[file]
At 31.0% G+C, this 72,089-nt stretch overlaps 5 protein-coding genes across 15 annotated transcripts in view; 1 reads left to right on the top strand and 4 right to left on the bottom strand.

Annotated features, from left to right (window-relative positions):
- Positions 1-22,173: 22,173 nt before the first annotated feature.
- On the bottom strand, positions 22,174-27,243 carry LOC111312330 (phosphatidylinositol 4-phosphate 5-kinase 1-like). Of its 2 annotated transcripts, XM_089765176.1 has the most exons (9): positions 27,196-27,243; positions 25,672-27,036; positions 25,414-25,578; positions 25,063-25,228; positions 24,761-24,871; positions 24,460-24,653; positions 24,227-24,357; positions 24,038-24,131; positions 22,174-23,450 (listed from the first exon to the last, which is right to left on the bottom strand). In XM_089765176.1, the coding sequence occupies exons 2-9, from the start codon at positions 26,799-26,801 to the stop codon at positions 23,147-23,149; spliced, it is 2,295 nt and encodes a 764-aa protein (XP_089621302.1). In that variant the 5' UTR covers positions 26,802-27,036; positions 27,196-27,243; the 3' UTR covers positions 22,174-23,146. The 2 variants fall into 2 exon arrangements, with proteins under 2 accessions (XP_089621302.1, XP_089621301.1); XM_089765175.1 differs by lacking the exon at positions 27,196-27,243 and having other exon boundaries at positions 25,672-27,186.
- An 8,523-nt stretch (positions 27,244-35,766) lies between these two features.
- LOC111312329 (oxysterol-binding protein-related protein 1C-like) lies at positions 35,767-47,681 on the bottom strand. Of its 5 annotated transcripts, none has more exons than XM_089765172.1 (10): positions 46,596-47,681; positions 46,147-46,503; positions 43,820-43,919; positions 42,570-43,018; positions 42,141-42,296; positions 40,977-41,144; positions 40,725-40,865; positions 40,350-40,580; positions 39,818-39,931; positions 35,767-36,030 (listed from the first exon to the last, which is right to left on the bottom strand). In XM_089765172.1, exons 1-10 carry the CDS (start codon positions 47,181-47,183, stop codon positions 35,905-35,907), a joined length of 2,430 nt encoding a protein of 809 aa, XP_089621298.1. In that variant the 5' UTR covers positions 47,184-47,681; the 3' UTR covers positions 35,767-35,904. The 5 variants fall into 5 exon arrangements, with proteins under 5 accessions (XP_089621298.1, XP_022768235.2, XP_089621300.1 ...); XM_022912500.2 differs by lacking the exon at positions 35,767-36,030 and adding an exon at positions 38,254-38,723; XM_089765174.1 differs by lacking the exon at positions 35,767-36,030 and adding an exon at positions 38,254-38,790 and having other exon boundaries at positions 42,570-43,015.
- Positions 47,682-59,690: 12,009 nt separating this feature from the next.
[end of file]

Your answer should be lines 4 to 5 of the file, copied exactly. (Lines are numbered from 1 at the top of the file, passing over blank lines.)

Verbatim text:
- On the bottom strand, positions 22,174-27,243 carry LOC111312330 (phosphatidylinositol 4-phosphate 5-kinase 1-like). Of its 2 annotated transcripts, XM_089765176.1 has the most exons (9): positions 27,196-27,243; positions 25,672-27,036; positions 25,414-25,578; positions 25,063-25,228; positions 24,761-24,871; positions 24,460-24,653; positions 24,227-24,357; positions 24,038-24,131; positions 22,174-23,450 (listed from the first exon to the last, which is right to left on the bottom strand). In XM_089765176.1, the coding sequence occupies exons 2-9, from the start codon at positions 26,799-26,801 to the stop codon at positions 23,147-23,149; spliced, it is 2,295 nt and encodes a 764-aa protein (XP_089621302.1). In that variant the 5' UTR covers positions 26,802-27,036; positions 27,196-27,243; the 3' UTR covers positions 22,174-23,146. The 2 variants fall into 2 exon arrangements, with proteins under 2 accessions (XP_089621302.1, XP_089621301.1); XM_089765175.1 differs by lacking the exon at positions 27,196-27,243 and having other exon boundaries at positions 25,672-27,186.
- An 8,523-nt stretch (positions 27,244-35,766) lies between these two features.